Affects me equally; nor can I like
So cheered he his fair spouse; and she was cheered, But silently a gentle tear let fall
130 From either eye, and wiped them with her hair : Two other precious drops that ready stood, Each in their crystal sluice, he, ere they fell, Kissed as the gracious signs of sweet remorse And pious awe, that feared to have offended.
So all was cleared, and to the field they haste. But first, from under shady arborous roof Soon as they forth were come to open sight Of day-spring, and the Sun—who, scarce uprisen, With wheels yet hovering o'er the ocean-brim, 140 Shot parallel to the Earth his dewy ray, Discovering in wide landskip all the east Of Paradise and Eden's happy plainsLowly they bowed, adoring, and began Their orisons, each morning duly paid In various style ; for neither various style Nor holy rapture wanted they to praise Their Maker, in fit strains pronounced, or sung Unmeditated; such prompt eloquence Flowed from their lips, in prose or numerous verse, More tuneable than needed lute or harp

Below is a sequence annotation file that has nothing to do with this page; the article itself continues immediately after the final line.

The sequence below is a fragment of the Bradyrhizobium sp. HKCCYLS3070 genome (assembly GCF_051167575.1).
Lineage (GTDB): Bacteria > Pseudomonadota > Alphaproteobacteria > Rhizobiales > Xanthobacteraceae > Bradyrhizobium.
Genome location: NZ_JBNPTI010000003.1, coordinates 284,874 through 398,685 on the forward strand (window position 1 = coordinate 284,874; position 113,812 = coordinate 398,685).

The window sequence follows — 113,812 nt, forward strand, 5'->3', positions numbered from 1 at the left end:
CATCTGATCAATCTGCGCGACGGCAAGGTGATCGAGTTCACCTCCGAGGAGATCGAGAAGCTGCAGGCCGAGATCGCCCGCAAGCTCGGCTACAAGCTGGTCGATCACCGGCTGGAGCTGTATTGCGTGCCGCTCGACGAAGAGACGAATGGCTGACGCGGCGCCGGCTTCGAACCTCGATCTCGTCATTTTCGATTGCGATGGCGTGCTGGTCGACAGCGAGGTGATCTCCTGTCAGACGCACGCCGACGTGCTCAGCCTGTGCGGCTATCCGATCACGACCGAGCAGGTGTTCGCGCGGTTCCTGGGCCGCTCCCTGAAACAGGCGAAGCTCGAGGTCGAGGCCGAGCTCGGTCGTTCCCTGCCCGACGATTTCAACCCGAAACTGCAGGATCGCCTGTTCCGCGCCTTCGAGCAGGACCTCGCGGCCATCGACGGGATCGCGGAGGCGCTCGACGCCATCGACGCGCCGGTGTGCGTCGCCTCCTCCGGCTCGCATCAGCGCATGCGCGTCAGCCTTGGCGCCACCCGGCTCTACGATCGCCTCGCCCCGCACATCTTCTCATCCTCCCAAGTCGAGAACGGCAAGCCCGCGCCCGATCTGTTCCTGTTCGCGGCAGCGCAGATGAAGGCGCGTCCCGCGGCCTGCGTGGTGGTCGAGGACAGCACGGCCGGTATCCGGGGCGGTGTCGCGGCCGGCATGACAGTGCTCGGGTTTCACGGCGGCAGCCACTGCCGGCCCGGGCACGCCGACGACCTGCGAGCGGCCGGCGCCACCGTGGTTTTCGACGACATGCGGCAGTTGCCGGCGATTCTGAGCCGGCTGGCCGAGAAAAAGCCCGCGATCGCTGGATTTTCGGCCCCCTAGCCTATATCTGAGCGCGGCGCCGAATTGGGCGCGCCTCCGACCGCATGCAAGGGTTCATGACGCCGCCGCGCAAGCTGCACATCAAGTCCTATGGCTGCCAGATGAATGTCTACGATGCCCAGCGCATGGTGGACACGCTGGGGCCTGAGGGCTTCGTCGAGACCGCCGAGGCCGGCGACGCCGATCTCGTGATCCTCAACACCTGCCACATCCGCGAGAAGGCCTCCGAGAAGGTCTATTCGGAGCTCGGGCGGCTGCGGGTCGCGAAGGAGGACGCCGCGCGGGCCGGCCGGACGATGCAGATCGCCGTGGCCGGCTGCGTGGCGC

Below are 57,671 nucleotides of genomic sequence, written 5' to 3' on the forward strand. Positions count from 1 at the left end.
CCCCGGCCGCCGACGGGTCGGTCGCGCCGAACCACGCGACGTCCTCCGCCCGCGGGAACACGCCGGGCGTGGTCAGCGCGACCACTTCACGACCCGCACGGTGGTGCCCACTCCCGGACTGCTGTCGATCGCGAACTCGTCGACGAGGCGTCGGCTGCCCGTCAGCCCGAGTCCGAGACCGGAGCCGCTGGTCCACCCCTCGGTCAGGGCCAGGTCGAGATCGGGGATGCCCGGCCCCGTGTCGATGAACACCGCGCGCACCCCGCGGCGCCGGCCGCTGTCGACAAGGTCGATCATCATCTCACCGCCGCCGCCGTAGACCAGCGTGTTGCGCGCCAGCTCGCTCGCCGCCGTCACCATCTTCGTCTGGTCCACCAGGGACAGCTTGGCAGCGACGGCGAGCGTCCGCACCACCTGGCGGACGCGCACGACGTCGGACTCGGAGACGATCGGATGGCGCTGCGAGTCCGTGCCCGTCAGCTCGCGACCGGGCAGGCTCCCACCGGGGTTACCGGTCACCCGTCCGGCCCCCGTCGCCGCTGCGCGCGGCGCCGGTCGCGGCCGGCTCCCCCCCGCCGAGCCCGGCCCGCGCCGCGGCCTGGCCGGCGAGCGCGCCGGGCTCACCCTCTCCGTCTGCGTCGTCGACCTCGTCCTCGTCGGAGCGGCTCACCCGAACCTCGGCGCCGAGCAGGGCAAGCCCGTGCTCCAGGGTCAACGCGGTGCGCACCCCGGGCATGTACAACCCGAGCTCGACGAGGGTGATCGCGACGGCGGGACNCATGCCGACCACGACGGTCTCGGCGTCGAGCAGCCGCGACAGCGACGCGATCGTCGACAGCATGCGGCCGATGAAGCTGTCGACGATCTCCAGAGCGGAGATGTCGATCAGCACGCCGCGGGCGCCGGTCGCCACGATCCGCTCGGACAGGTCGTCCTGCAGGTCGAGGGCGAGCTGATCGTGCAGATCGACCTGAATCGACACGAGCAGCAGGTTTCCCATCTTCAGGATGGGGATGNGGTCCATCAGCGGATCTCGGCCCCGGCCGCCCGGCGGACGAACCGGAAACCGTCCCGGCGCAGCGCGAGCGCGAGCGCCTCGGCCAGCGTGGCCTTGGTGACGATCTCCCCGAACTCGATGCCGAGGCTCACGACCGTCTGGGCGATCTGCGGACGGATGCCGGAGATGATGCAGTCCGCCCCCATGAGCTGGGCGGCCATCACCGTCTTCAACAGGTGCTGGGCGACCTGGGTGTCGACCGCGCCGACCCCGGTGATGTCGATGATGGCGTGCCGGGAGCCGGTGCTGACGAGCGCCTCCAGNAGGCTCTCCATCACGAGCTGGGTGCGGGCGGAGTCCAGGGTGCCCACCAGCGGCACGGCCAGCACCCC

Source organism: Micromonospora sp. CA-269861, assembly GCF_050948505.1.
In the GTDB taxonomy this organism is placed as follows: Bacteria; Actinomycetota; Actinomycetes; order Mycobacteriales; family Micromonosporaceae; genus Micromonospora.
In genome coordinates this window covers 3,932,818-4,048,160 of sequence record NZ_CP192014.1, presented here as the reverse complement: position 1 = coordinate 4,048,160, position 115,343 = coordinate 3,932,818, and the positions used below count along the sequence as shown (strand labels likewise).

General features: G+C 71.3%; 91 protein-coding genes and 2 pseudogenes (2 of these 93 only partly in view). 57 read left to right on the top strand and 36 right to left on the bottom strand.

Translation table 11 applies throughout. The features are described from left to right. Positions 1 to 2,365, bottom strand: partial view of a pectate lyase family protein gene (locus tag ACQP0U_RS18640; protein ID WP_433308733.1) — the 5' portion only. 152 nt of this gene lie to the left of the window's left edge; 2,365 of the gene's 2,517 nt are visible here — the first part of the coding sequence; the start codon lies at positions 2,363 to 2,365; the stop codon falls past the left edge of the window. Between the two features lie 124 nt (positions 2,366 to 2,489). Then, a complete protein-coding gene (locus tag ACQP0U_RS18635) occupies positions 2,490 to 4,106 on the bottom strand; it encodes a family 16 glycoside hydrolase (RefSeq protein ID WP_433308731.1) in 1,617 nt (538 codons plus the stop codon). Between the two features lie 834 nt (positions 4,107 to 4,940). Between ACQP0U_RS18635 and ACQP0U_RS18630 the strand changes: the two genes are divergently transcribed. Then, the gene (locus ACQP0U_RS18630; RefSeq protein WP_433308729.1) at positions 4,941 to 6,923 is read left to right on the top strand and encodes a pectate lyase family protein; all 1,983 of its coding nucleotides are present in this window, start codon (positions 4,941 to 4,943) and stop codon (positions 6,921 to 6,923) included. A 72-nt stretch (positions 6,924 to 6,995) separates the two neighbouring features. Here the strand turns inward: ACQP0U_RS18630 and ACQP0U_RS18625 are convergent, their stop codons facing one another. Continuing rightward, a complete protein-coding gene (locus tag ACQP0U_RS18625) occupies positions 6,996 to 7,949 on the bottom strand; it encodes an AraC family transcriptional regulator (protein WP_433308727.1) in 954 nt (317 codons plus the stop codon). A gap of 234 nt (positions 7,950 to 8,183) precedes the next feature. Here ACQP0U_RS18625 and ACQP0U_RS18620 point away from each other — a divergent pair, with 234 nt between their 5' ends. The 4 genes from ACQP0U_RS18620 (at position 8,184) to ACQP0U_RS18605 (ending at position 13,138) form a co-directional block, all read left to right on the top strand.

151 To add more sweetness : And they thus began :
“ These are thy glorious works, Parent of good, Almighty ! thine this universal frame, Thus wondrous fair : Thyself how wondrous then ! Unspeakable ! who sitt'st above these heavens To us invisible, or dimly seen In these thy lowest works ; yet these declare Thy goodness beyond thought, and power divine. Speak, ye who best can tell, ye Sons of Light,
160 Angels—for ye behold him, and with songs And choral symphonies, day without night, Circle his throne rejoicing--ye in Heaven; On Earth join, all ye creatures, to extol Him first, him last, him midst, and without end. Fairest of Stars, last in the train of Night, If better thou belong not to the Dawn, Sure pledge of day, that crown'st the smiling morn With thy bright circlet, praise him in thy sphere While day arises, that sweet hour of prime.
170 Thou Sun, of this great World both eye and soul, Acknowledge him thy greater; sound his praise In thy eternal course, both when thou climb'st, And when high noon hast gained, and when thou fallst.